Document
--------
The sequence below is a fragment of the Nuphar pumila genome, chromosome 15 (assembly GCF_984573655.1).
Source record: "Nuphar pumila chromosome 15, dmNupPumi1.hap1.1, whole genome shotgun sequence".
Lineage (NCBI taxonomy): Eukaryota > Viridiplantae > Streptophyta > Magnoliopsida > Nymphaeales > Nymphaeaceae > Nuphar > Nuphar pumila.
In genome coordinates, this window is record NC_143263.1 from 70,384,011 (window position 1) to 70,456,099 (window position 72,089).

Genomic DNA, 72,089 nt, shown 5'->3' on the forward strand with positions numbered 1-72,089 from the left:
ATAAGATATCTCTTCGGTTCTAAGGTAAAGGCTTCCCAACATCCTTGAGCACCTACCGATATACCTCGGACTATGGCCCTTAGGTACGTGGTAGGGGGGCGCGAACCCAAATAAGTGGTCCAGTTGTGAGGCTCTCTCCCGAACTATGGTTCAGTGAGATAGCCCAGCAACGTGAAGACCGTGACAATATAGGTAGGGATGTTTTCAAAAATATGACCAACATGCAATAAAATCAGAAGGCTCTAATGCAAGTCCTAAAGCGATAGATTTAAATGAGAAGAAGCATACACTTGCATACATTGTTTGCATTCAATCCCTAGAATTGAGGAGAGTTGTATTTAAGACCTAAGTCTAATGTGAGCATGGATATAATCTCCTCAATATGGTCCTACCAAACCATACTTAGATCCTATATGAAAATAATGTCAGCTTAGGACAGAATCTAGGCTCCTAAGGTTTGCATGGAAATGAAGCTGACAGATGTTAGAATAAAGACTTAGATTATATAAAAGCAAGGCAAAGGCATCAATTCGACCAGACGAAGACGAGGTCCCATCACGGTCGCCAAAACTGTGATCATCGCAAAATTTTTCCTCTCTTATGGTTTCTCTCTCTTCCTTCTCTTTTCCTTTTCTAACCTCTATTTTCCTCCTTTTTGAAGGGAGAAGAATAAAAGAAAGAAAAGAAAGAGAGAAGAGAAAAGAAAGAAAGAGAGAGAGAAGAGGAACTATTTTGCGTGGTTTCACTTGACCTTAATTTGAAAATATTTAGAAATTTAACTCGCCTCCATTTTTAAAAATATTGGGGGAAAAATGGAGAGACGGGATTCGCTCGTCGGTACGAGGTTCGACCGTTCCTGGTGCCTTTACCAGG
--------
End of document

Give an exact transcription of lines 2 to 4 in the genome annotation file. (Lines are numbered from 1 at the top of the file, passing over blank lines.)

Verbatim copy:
Source record: "Nuphar pumila chromosome 15, dmNupPumi1.hap1.1, whole genome shotgun sequence".
Lineage (NCBI taxonomy): Eukaryota > Viridiplantae > Streptophyta > Magnoliopsida > Nymphaeales > Nymphaeaceae > Nuphar > Nuphar pumila.
In genome coordinates, this window is record NC_143263.1 from 70,384,011 (window position 1) to 70,456,099 (window position 72,089).